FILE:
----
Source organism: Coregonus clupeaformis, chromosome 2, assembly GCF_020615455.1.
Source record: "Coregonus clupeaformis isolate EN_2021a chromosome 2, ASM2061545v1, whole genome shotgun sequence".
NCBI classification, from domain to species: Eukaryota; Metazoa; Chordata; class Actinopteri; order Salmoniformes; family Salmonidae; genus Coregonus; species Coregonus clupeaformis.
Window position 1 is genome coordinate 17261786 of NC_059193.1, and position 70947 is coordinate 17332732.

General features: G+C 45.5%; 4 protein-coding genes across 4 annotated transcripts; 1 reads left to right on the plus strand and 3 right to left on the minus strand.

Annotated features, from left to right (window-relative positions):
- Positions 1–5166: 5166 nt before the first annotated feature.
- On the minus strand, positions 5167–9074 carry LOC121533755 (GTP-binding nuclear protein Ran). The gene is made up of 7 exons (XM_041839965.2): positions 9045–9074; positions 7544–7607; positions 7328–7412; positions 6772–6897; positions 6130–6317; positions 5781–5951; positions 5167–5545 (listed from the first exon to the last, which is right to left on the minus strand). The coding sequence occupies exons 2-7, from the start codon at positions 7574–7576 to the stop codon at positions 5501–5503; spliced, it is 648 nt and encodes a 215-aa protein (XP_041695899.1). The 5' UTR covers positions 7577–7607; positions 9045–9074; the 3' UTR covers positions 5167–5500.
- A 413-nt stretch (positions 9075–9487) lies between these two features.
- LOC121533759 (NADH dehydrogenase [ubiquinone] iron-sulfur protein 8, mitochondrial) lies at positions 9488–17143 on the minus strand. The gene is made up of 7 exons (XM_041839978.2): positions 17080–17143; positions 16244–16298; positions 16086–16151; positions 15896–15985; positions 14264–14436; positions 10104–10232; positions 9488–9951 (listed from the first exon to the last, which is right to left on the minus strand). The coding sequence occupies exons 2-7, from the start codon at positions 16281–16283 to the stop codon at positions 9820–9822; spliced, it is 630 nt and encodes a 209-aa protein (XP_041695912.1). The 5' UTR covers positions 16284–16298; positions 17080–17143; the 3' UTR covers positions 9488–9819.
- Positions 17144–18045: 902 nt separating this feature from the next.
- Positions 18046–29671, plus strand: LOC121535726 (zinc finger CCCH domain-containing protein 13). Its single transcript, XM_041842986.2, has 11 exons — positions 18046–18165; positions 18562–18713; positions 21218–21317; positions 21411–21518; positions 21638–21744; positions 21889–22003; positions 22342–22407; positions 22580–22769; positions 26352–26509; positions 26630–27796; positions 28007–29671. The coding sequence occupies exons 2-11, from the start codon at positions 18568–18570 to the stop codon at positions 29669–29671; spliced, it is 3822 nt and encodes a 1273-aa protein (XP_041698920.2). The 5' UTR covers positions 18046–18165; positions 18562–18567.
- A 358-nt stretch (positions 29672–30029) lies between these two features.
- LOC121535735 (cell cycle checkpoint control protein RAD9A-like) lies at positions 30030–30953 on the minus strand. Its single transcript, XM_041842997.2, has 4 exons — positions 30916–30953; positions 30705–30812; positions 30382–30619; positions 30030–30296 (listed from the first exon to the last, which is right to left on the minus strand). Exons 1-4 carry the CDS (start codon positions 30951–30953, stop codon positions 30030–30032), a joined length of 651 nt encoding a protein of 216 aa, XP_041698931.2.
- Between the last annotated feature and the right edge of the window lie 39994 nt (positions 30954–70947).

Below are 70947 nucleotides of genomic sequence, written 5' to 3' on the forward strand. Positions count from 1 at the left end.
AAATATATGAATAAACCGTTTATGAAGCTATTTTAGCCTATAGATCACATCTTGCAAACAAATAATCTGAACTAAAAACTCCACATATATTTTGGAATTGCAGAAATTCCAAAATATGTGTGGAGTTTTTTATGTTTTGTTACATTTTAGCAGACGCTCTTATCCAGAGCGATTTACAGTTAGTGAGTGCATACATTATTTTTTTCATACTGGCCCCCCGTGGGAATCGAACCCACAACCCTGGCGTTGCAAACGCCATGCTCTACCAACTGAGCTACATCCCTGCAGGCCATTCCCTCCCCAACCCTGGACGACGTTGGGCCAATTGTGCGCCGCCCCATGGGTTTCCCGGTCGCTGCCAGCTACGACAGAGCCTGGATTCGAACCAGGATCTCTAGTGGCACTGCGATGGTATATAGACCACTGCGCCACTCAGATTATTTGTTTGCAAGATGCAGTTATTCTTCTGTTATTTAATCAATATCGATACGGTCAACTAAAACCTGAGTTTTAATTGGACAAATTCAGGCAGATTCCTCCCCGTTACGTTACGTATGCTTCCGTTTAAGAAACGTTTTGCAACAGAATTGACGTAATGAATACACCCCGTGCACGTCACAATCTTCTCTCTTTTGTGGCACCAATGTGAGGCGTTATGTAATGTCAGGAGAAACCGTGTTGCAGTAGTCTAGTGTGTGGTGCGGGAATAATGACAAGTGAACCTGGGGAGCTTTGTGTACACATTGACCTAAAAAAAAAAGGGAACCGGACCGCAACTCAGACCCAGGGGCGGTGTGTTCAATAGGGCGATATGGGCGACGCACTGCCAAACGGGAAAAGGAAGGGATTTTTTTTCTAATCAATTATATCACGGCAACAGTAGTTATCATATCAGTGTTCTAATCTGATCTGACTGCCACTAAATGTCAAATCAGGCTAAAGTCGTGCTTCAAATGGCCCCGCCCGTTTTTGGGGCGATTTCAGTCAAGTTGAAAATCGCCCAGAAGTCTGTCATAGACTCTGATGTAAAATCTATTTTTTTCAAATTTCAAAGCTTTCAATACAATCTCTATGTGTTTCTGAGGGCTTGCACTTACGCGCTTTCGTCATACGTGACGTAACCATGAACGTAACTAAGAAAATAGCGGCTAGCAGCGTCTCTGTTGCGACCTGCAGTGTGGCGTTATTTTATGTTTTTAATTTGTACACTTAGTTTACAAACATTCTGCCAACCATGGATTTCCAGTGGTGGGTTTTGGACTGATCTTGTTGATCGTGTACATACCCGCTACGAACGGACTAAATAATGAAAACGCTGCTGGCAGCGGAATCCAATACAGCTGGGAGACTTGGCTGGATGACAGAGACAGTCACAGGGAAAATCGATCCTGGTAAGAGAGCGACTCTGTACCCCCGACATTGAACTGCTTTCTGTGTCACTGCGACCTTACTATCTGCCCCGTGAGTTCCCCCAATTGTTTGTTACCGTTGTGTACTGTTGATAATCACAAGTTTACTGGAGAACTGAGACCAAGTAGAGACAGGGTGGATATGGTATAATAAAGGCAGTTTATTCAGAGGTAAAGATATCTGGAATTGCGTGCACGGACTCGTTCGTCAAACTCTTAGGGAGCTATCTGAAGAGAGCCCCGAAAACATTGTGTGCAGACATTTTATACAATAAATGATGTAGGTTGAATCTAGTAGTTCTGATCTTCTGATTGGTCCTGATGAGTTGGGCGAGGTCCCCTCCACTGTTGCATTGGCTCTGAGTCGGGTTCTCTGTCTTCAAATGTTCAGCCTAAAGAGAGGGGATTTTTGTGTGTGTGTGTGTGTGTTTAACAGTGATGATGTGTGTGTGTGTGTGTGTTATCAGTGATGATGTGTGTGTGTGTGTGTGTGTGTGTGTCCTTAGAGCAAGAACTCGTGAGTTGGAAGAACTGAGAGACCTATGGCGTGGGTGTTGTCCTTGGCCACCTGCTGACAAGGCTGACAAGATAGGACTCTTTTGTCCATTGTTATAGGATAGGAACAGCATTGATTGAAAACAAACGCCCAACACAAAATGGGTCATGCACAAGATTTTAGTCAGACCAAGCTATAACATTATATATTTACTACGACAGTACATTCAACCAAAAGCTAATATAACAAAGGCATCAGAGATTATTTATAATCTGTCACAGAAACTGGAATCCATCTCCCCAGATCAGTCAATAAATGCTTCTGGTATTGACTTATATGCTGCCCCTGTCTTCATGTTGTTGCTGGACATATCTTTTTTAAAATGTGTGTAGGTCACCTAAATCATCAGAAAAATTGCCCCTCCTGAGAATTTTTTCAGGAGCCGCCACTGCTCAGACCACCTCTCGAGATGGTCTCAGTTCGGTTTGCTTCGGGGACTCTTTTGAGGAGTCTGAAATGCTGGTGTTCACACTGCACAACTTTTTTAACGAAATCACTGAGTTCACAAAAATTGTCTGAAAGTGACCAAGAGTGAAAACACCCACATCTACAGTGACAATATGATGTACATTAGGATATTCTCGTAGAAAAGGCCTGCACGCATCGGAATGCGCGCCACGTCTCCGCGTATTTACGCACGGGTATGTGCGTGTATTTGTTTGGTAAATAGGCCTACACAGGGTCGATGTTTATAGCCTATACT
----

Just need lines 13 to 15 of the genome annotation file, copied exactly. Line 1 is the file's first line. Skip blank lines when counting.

- A 358-nt stretch (positions 29672–30029) lies between these two features.
- LOC121535735 (cell cycle checkpoint control protein RAD9A-like) lies at positions 30030–30953 on the minus strand. Its single transcript, XM_041842997.2, has 4 exons — positions 30916–30953; positions 30705–30812; positions 30382–30619; positions 30030–30296 (listed from the first exon to the last, which is right to left on the minus strand). Exons 1-4 carry the CDS (start codon positions 30951–30953, stop codon positions 30030–30032), a joined length of 651 nt encoding a protein of 216 aa, XP_041698931.2.
- Between the last annotated feature and the right edge of the window lie 39994 nt (positions 30954–70947).